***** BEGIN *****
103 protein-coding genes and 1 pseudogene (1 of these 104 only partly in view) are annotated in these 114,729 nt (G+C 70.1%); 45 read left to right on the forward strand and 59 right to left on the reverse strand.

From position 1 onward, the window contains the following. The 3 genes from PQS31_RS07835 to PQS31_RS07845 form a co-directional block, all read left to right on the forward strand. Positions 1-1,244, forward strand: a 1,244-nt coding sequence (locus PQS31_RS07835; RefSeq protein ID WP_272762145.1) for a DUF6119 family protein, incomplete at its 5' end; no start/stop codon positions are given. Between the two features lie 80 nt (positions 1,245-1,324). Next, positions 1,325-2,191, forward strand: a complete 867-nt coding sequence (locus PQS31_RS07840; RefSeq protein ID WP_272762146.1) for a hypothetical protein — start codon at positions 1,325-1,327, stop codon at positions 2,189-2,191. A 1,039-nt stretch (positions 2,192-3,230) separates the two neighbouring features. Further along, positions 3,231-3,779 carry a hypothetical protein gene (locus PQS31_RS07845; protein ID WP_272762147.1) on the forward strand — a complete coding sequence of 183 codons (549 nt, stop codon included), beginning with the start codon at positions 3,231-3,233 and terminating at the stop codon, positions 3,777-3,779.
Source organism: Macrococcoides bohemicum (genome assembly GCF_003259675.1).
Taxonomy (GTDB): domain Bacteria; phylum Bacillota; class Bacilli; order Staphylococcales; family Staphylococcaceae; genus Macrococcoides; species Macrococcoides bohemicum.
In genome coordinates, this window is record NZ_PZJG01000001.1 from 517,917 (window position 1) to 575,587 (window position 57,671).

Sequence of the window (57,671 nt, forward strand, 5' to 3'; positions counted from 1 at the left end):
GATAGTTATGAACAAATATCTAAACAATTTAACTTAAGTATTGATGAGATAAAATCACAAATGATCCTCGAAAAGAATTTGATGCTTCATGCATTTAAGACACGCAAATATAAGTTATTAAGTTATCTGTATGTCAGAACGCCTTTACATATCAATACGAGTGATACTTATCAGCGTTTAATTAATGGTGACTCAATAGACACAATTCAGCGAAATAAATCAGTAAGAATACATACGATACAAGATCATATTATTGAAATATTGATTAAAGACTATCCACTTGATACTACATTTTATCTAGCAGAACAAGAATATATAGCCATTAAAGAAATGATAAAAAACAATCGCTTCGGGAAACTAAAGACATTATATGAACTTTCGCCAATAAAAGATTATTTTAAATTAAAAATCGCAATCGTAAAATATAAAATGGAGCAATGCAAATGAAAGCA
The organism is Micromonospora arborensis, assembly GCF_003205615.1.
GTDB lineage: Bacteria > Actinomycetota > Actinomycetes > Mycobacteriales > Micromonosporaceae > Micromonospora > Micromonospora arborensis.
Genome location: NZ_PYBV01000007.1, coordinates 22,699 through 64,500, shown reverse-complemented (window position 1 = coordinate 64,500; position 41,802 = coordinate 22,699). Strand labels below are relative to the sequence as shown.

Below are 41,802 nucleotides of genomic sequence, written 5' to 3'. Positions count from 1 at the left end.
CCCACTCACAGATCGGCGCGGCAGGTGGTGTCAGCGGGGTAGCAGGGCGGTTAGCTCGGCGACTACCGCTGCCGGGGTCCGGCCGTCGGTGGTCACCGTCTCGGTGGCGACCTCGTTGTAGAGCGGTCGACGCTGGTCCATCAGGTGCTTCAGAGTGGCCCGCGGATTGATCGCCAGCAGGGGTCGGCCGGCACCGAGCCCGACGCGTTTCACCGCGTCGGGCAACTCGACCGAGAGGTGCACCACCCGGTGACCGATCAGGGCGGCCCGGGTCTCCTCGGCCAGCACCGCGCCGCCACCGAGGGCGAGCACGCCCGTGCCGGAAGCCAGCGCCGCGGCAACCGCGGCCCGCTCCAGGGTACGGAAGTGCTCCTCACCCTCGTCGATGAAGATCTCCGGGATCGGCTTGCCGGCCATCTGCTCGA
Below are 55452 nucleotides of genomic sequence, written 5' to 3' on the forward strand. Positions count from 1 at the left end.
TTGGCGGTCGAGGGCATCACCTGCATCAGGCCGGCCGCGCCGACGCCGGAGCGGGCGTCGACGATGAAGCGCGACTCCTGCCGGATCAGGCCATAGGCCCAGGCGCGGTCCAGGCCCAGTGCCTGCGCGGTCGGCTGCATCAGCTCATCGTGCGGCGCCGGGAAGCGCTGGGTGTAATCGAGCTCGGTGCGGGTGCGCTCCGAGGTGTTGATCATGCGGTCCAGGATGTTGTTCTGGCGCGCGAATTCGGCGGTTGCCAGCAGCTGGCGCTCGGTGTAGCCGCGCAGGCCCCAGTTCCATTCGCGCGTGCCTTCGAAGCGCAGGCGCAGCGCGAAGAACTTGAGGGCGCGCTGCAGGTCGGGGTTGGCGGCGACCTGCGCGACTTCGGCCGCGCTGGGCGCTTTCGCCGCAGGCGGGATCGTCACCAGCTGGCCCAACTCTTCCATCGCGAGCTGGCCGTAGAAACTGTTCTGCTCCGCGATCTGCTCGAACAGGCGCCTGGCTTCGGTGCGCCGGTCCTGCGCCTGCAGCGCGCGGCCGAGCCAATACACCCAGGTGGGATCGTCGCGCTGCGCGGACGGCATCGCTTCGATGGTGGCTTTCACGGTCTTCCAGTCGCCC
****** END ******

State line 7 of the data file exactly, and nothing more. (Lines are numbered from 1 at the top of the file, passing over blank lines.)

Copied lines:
GATAGTTATGAACAAATATCTAAACAATTTAACTTAAGTATTGATGAGATAAAATCACAAATGATCCTCGAAAAGAATTTGATGCTTCATGCATTTAAGACACGCAAATATAAGTTATTAAGTTATCTGTATGTCAGAACGCCTTTACATATCAATACGAGTGATACTTATCAGCGTTTAATTAATGGTGACTCAATAGACACAATTCAGCGAAATAAATCAGTAAGAATACATACGATACAAGATCATATTATTGAAATATTGATTAAAGACTATCCACTTGATACTACATTTTATCTAGCAGAACAAGAATATATAGCCATTAAAGAAATGATAAAAAACAATCGCTTCGGGAAACTAAAGACATTATATGAACTTTCGCCAATAAAAGATTATTTTAAATTAAAAATCGCAATCGTAAAATATAAAATGGAGCAATGCAAATGAAAGCA